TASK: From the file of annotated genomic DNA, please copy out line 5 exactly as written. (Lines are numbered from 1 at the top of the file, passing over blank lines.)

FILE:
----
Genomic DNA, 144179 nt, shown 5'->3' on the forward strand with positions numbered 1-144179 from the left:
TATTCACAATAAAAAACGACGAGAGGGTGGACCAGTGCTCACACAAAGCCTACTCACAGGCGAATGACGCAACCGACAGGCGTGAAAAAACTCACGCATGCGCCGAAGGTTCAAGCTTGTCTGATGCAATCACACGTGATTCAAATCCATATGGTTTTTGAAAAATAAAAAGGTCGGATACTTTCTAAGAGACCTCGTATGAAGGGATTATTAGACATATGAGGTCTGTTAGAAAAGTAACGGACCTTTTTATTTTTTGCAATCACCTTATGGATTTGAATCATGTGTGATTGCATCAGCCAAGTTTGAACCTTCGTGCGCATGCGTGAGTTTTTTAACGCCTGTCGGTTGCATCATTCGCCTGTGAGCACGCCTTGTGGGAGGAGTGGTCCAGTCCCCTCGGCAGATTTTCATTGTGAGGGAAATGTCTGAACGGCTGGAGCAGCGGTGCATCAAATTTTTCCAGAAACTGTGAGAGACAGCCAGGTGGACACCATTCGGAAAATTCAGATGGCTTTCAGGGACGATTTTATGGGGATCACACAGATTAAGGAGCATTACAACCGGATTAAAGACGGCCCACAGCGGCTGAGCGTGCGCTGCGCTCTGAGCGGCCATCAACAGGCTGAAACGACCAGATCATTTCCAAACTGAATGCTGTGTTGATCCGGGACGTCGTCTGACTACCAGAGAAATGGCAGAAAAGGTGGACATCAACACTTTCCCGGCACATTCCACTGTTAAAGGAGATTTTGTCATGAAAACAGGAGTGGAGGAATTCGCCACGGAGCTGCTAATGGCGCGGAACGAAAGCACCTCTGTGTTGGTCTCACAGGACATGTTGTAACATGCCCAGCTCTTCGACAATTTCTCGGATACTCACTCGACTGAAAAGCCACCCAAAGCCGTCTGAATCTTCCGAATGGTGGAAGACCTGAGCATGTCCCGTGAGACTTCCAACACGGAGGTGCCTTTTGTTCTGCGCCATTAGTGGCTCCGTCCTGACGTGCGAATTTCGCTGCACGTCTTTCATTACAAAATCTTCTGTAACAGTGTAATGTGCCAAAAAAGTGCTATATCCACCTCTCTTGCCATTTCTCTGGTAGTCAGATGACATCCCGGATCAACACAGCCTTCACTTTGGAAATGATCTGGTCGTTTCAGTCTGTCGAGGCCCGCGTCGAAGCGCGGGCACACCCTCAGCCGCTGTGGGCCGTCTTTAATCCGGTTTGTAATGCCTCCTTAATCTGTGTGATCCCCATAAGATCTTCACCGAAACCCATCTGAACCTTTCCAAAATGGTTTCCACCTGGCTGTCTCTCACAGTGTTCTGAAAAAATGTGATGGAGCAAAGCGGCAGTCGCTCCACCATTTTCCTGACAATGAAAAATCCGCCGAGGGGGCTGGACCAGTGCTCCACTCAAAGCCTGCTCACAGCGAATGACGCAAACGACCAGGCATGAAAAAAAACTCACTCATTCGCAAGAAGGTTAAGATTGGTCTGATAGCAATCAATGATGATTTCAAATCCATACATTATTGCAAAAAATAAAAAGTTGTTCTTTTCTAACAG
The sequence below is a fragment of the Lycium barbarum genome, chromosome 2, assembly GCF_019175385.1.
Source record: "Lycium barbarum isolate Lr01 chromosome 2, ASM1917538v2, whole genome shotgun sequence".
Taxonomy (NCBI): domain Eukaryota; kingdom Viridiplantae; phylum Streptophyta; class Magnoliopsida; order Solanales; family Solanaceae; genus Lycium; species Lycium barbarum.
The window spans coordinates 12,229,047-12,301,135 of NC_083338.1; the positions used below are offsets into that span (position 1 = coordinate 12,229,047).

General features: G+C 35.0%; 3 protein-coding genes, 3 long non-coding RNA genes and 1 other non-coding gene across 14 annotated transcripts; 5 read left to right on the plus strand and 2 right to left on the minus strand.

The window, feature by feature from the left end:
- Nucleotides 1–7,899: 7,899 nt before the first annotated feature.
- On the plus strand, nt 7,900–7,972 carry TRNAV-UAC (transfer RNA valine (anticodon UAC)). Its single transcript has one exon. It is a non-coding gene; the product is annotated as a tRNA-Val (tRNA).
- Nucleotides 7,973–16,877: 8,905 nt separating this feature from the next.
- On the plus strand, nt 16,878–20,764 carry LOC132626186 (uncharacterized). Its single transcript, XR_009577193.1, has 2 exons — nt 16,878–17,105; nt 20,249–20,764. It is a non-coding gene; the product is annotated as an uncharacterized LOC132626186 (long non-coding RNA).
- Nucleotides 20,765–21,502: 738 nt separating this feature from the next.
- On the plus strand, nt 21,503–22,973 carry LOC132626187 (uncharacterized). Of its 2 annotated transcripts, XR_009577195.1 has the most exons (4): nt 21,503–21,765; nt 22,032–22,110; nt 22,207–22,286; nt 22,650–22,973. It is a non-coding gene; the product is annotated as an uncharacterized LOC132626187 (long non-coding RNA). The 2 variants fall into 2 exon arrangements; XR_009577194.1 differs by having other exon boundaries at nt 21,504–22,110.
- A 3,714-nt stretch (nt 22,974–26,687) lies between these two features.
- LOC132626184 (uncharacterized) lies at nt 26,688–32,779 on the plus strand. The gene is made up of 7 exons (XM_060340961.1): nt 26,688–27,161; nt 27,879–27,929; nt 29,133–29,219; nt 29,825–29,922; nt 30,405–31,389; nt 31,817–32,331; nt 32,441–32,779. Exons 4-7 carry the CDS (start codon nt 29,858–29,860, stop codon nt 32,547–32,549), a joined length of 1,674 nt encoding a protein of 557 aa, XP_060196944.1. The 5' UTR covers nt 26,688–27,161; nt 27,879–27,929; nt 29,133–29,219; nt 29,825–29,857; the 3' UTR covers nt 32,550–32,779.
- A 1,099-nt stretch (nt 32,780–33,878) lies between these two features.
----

Taxonomy (NCBI): domain Eukaryota; kingdom Viridiplantae; phylum Streptophyta; class Magnoliopsida; order Solanales; family Solanaceae; genus Lycium; species Lycium barbarum.